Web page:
[quote=petra]Thessalonian, I always appreciate the threads that you start, as they often deal with issues I’ve been thinking about. This issue is yet another example.
Are imputation and infustion really mutually exclusive, though? I certainly reject the notion that imputation covers sins that amount to our rejection of God and salvation (mortal sin). But you have to admit that, as long as we are in a state of grace, Christ’s atonement covers future venial sins. Since the Father cannot look upon sin at all, even venial sins would normally be offensive to Him. So in some respect, we are “covered” and reckoned as perfectly righteous even when we commit a venial sin.
It seems to me that imputation and infusion are concepts that pertain to different aspects of our salvation. They are an apple and an orange rather than an apple and an opposite of an apple.
Imputation pertains to the legal declaration that we are reckoned as righteous. We are in a state of grace. We have a relationship with the Father because we are covered by the righteousness of Christ. However, we are always free to reject God overtly or by ignoring the Holy Spirit’s energetic efforts to keep us from mortal sin. Outside of grace, righteousness is no longer imputed.
It seems to me that infusion is a companion of imputation. It is the gift of grace that ACTUALLY enables us to resist sin and ACTUALLY be righteous. Of course, we will never be perfectly sinless on this earth, but infused grace enables us to grow in actual righteousness and sin less and less.
When we die in a state of grace, it is unlikely that we will be perfectly unstained by venial sin and the temporal consequences of sin. The final healing and cleansing of these temporal consequences is necessary in Purgatory before meeting the Father face to face. He cannot be in the presence of stain or blemish.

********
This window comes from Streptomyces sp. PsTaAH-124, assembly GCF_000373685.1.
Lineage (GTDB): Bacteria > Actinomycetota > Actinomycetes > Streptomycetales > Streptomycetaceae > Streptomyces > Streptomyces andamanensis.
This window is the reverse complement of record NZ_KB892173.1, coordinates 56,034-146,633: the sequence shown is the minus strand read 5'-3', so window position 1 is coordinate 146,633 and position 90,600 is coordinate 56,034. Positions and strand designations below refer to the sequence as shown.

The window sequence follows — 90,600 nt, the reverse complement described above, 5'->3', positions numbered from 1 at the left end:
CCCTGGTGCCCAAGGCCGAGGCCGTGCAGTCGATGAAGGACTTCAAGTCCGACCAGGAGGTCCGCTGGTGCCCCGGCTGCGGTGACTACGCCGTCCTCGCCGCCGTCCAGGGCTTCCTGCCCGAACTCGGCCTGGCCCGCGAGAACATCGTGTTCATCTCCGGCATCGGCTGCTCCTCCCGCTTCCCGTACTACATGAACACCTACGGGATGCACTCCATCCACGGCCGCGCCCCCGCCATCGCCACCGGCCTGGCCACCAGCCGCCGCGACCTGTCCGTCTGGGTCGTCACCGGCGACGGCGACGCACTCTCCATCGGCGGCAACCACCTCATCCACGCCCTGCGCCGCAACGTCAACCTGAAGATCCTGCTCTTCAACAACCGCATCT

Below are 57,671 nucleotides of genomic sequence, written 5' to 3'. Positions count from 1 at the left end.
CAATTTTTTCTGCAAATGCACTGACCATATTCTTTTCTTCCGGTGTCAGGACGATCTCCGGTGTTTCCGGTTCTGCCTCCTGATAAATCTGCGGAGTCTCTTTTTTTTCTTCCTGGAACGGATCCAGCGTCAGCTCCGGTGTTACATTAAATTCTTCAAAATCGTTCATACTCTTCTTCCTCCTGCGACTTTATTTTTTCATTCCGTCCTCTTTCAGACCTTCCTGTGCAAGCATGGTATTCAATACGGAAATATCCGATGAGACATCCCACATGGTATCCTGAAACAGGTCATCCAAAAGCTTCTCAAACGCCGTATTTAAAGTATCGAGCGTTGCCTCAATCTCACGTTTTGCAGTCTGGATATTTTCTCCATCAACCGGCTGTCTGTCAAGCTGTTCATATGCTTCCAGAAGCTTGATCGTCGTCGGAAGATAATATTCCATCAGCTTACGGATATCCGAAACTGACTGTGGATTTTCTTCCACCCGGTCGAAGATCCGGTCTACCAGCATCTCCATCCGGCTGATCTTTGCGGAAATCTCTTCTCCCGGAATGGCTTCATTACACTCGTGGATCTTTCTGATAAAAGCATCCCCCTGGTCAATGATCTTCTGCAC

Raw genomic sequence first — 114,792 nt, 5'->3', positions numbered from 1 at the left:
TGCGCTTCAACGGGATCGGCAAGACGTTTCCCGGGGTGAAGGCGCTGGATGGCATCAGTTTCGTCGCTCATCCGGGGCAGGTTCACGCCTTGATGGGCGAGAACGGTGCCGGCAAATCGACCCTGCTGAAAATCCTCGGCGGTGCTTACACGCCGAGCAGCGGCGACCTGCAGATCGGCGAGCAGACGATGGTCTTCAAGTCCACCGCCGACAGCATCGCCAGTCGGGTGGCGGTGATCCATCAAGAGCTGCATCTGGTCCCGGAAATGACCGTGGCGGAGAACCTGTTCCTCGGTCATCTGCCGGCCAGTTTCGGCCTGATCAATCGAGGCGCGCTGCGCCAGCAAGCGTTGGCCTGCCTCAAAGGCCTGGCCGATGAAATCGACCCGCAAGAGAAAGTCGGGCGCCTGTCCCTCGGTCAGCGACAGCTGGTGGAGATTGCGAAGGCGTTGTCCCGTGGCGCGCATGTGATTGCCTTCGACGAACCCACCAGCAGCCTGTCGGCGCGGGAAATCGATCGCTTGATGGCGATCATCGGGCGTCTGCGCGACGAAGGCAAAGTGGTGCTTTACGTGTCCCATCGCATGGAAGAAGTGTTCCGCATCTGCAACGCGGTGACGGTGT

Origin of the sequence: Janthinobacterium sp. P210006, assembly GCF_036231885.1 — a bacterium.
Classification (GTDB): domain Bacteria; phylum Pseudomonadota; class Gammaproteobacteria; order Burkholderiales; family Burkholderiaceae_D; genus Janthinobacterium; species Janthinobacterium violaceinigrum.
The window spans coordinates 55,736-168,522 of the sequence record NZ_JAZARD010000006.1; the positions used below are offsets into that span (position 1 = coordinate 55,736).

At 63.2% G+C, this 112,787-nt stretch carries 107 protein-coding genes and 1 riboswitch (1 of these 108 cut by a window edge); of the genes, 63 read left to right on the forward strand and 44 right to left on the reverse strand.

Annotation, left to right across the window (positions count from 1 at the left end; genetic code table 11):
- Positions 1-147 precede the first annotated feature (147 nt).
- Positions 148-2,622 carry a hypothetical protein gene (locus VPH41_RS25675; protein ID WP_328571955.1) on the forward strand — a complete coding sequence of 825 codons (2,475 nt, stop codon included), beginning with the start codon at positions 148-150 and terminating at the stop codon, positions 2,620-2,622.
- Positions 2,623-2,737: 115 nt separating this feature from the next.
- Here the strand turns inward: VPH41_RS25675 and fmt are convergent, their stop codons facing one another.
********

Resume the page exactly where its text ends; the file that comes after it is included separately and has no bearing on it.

The doctrine of Purgatory seems to prove the need for a legal, imputed covering of declared righteousness upon us on this earth. Otherwise, the Father could not hear our prayers. We could not know Him.
I believe that the reason Protestants misinterpret imputation is because of their false view of eternal security. But properly understood, I don’t see that imputation and infusion are mutually exclusive.
Thanks for you comments. I’ve been wrestling with this a bit myself. Are they contradictory and is imputation against Catholic theology. Because of reen12’s post I think it is. The sin must not only be covered over but washed away. Cleansed interenally. Even venial sin. Though I was listening to another program today that put them at odds and by the definition that they were using of “saved” you are not completely incorrect in your view I don’t think. They were pitting the difference as with imputed righteousness it is because Christ’s atonement is applied to us but nothing has really happened internally. We are just given credit for his finished work. Then later we are sanctified. This seems to be a huge can of worms for them as it seems to me to point to the neccesity of purgatory. How can they enter heaven if they are not actually MADE CLEAN? And if they are not actually MADE CLEAN how can they enter heaven? What if the born again Christian is immediately run over by a bus. They however say he would go to heaven without the sanctification being comeplete. Seems odd.
In the Catholic view however we are MADE CLEAN by the washing of water and the laver or regeneration, i.e. the action of the Holy Spirit. We would go directly to heaven. This makes much more sense. It is our sins afterward that cause purgatory or a fall. These need justification and real cleansing before heaven. This of course by the action of his grace. Thus I have not drawn the conclusion that imputed righteousness can be applied at all. I suppose in the sense with venial sins that we would still be “saved” it can possibly apply. But it doesn’t seem to quite fit to me.
Thanks for all replies. I was not able to call in yesterday. I will try this friday.